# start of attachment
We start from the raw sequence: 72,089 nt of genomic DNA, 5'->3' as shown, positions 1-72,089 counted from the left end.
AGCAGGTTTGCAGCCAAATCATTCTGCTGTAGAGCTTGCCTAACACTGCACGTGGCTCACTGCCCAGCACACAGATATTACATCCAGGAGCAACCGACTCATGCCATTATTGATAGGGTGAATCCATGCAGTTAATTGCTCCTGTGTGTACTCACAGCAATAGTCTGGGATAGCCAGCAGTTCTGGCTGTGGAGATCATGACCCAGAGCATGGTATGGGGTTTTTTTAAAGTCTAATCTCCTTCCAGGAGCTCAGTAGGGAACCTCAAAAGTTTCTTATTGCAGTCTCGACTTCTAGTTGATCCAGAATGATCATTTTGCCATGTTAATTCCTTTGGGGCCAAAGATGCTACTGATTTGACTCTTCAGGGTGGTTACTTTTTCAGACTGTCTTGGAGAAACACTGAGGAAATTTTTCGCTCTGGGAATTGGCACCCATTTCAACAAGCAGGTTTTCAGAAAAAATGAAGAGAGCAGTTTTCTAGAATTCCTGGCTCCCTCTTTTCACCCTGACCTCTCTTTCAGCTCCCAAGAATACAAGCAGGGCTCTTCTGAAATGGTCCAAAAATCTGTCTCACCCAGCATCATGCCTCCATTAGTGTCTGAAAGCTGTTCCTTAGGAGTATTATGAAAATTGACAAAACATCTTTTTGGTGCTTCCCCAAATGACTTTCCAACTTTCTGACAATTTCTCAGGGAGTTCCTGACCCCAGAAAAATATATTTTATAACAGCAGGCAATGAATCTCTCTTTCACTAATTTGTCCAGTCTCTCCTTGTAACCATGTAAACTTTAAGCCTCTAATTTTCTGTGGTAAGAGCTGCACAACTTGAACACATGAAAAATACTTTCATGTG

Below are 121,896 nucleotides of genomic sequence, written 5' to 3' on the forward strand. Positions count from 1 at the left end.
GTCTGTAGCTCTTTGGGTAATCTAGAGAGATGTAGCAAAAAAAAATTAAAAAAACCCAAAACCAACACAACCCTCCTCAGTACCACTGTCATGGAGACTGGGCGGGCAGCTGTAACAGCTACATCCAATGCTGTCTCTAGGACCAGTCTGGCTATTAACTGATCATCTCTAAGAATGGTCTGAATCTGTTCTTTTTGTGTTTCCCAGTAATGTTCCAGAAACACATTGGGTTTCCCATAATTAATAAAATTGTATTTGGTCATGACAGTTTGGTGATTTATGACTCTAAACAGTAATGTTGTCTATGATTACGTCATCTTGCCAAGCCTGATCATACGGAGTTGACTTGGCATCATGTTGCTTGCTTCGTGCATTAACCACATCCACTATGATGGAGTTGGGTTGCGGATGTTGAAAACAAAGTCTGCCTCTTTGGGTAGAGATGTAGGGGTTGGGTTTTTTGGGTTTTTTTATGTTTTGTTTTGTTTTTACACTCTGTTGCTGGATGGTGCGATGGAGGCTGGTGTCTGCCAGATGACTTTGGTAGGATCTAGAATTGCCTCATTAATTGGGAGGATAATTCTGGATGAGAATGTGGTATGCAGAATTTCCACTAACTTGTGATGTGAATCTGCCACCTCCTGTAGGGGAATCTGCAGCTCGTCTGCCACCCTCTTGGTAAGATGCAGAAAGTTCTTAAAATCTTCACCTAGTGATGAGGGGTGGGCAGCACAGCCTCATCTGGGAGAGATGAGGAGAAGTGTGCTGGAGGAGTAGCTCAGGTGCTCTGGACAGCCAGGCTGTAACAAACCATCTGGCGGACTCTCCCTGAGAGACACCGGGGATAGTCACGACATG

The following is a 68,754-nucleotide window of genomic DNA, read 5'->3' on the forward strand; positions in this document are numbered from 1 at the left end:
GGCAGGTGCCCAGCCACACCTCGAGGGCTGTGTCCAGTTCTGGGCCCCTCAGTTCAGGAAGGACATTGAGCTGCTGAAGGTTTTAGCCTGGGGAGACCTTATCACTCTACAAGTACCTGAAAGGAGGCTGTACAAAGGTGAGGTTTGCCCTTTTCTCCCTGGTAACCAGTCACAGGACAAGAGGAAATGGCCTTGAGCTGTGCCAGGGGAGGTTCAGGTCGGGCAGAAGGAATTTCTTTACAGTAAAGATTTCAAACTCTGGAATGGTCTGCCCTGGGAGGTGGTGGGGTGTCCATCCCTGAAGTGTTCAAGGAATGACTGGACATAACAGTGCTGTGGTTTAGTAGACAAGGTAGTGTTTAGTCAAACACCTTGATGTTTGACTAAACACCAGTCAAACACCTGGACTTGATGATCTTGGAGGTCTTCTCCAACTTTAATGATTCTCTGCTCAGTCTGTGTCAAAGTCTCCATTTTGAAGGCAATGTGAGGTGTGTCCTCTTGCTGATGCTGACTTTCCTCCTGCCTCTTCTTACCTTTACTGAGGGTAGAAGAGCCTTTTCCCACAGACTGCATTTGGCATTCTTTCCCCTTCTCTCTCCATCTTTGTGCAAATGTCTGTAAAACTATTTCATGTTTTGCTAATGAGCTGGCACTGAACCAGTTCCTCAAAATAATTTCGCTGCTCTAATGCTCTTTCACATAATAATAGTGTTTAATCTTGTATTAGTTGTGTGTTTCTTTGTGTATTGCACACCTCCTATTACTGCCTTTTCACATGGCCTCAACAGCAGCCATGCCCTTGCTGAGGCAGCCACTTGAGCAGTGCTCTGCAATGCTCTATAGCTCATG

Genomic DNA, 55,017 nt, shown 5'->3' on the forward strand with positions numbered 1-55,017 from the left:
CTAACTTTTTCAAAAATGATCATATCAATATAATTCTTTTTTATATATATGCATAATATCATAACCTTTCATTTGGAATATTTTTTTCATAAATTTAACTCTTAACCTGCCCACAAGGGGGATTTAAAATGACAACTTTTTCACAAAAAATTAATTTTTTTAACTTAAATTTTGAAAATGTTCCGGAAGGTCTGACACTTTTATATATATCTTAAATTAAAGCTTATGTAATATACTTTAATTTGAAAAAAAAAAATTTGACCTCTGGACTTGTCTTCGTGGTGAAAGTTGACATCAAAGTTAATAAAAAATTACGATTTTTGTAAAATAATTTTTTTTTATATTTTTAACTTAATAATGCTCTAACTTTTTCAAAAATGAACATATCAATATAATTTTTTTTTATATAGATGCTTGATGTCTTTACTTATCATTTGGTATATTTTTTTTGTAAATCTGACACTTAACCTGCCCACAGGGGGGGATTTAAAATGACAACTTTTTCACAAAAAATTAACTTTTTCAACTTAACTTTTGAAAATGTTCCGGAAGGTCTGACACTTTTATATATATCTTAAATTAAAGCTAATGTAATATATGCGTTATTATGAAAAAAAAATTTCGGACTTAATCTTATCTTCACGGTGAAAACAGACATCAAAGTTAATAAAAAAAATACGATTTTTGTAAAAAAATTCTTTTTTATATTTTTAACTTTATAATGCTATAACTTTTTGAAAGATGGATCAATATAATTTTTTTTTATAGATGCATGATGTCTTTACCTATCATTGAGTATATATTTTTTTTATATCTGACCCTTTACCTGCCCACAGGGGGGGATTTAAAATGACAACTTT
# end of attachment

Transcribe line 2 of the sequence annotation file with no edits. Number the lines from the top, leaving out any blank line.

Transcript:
AGCAGGTTTGCAGCCAAATCATTCTGCTGTAGAGCTTGCCTAACACTGCACGTGGCTCACTGCCCAGCACACAGATATTACATCCAGGAGCAACCGACTCATGCCATTATTGATAGGGTGAATCCATGCAGTTAATTGCTCCTGTGTGTACTCACAGCAATAGTCTGGGATAGCCAGCAGTTCTGGCTGTGGAGATCATGACCCAGAGCATGGTATGGGGTTTTTTTAAAGTCTAATCTCCTTCCAGGAGCTCAGTAGGGAACCTCAAAAGTTTCTTATTGCAGTCTCGACTTCTAGTTGATCCAGAATGATCATTTTGCCATGTTAATTCCTTTGGGGCCAAAGATGCTACTGATTTGACTCTTCAGGGTGGTTACTTTTTCAGACTGTCTTGGAGAAACACTGAGGAAATTTTTCGCTCTGGGAATTGGCACCCATTTCAACAAGCAGGTTTTCAGAAAAAATGAAGAGAGCAGTTTTCTAGAATTCCTGGCTCCCTCTTTTCACCCTGACCTCTCTTTCAGCTCCCAAGAATACAAGCAGGGCTCTTCTGAAATGGTCCAAAAATCTGTCTCACCCAGCATCATGCCTCCATTAGTGTCTGAAAGCTGTTCCTTAGGAGTATTATGAAAATTGACAAAACATCTTTTTGGTGCTTCCCCAAATGACTTTCCAACTTTCTGACAATTTCTCAGGGAGTTCCTGACCCCAGAAAAATATATTTTATAACAGCAGGCAATGAATCTCTCTTTCACTAATTTGTCCAGTCTCTCCTTGTAACCATGTAAACTTTAAGCCTCTAATTTTCTGTGGTAAGAGCTGCACAACTTGAACACATGAAAAATACTTTCATGTG